He may have a point.

10 comments:

Maureen said...

I couldn't agree with you more: Read something, anything, by Berry.

discountverbiage said...

I had the good fortune to meet Mr. Berry twice while I lived in Lexington, KY. He is an amazing person, and yes, ready anything by him. Poet, novelist, essayist, philosopher--the man is truly an inspiration to yours truly.

Billy Coffey said...

Berry is in a class by himself. Everything he writes is a feast for the mind.

Megan Willome said...

Thanks for rec, Glynn! I've read his novels and poetry, but didn't even know about the short stories.

n. davis rosback said...

good article, glynn.

Kathleen said...

Missing out on such a one makes me feel seriously remiss. Yes, this is a confession. Gordon, where are those wafers? You sure know how to salt our oats Mr. Young.

M.L. Gallagher said...

We are stewards of memory -- beautiful thought Glynn.

And ah yes, Wendell Berry. A must read anywhere, anytime, anything.

Linda said...

A blogging friend introduced me to Mr. Berry. I read "Hannah Coulter" a few weeks ago. It was wonderful. I am ready for more!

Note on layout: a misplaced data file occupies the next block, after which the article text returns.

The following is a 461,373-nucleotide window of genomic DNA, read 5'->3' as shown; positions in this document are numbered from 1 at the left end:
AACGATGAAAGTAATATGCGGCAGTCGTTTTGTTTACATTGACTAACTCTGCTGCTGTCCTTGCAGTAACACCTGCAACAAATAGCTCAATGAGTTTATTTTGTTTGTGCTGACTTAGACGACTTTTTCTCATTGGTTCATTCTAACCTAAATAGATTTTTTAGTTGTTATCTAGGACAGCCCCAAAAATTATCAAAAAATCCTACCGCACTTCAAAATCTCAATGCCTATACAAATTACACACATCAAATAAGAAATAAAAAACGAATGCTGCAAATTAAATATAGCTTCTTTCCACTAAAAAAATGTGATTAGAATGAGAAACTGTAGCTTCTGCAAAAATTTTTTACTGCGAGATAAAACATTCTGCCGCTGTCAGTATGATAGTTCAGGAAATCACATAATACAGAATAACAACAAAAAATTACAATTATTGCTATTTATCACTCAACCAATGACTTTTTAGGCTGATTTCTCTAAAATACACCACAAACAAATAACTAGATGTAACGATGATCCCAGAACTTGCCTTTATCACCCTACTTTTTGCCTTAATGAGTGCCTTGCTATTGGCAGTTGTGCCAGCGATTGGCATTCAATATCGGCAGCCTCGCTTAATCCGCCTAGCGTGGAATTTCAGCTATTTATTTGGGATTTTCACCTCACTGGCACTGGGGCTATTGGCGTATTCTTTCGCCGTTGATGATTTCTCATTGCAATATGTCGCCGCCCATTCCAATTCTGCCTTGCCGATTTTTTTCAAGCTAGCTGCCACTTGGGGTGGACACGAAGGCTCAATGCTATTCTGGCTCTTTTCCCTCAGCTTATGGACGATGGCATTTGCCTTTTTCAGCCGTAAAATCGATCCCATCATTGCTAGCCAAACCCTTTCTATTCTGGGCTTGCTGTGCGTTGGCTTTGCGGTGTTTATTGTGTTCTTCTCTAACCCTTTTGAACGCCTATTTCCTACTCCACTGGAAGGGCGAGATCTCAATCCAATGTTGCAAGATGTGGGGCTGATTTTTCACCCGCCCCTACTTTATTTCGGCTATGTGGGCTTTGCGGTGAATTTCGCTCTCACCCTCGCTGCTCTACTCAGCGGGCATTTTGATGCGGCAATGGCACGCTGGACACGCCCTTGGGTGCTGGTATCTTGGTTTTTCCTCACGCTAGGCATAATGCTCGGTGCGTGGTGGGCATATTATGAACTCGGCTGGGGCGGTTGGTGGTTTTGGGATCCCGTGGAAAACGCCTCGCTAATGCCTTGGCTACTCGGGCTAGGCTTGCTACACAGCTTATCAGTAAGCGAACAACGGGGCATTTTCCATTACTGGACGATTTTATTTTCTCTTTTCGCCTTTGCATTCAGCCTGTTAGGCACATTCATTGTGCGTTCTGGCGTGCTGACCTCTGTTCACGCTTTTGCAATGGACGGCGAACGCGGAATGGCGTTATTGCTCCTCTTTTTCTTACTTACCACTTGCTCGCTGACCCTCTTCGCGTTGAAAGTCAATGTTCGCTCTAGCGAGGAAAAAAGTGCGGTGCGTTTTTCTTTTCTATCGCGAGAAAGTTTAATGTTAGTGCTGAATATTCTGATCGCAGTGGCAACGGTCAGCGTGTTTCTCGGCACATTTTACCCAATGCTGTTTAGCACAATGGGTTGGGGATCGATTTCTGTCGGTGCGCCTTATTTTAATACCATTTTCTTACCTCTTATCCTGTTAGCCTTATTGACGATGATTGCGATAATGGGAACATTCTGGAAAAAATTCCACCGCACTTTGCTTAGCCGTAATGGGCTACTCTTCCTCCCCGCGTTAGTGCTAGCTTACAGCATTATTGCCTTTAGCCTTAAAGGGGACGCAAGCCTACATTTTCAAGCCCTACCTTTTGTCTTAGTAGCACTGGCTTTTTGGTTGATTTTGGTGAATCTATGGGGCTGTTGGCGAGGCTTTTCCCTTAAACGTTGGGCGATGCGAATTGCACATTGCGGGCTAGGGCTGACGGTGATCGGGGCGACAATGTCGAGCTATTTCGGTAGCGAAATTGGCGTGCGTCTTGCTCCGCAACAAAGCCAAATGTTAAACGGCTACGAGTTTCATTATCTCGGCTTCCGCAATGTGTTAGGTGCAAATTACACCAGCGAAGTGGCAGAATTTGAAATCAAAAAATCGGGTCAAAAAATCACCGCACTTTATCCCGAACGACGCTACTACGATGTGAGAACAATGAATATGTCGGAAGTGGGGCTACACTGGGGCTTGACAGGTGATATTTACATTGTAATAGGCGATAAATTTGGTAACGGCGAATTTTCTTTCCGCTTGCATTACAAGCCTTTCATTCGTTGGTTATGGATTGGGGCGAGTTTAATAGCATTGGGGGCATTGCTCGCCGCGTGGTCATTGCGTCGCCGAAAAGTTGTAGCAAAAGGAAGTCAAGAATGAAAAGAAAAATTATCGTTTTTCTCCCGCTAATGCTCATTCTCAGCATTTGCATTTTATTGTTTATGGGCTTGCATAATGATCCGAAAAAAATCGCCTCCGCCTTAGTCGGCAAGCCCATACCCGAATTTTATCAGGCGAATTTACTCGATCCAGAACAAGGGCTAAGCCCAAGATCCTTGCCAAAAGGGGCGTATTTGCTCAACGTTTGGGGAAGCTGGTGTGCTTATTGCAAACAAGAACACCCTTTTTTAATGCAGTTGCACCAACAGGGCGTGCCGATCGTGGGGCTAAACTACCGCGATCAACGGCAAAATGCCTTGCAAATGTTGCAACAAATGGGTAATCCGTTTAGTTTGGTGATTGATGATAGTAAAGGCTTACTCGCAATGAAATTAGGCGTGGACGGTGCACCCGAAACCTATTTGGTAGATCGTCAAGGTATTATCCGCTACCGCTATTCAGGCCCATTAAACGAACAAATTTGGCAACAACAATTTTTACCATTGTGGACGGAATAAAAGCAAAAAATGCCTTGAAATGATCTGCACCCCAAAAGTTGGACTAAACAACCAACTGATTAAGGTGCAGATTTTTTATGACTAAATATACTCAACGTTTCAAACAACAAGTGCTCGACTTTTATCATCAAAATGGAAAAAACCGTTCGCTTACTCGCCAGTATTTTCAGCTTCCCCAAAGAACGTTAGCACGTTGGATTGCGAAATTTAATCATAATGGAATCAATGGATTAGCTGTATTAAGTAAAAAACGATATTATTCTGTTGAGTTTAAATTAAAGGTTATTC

Alan Richardson said...

I read The Boundary about 10 years ago and found it very touching. His walk back home from the fence, in which he seems to teeter on the edge of death's portal, was particularly poignant.

When we see the inexorable shift of humanity from agrarian to industrial-commercial it is natural to wonder what we might be missing, what good in life might we be living without. Certainly, few have such "spiritual reverence" for the land around us.

However, might I suggest that there is more than a little romanticism in this? Certainly Berry has a strong affection for land and rural community; to him it is rich with meaning - a meaning he mournfully sees as dimishing. But did all the people who lived in such a setting, whose livelihood depended on the land, feel that way? Does this sort of writing appeal to them, or is it poetic nostalgia for those who live in a very different world?

Each of us has the capacity to enjoy deeply certain aspects of life. For some, the "spiritual reverence" may be for construction: the smell of the fresh-cut pine timbers, the whirring of a distant buzz-saw, the joy of working oustide on a sunny day, and the true satisfaction that comes when you stand back and see what the work of your hands has produced: something real, something tangible, something lasting. Or perhaps for some that reverence applies to health care, or software development, or music, or golf, or ...

We love to escape into the fascinating world of other's imaginations (see: movies, books etc), but we must remember that those are only short vacations - and that real life for us is all around. We can sometimes get caught up in what we don't have, forgetting to appreciate what we do... that the grass always seems a little greener in somebody else's dreams.

Alan Richardson said...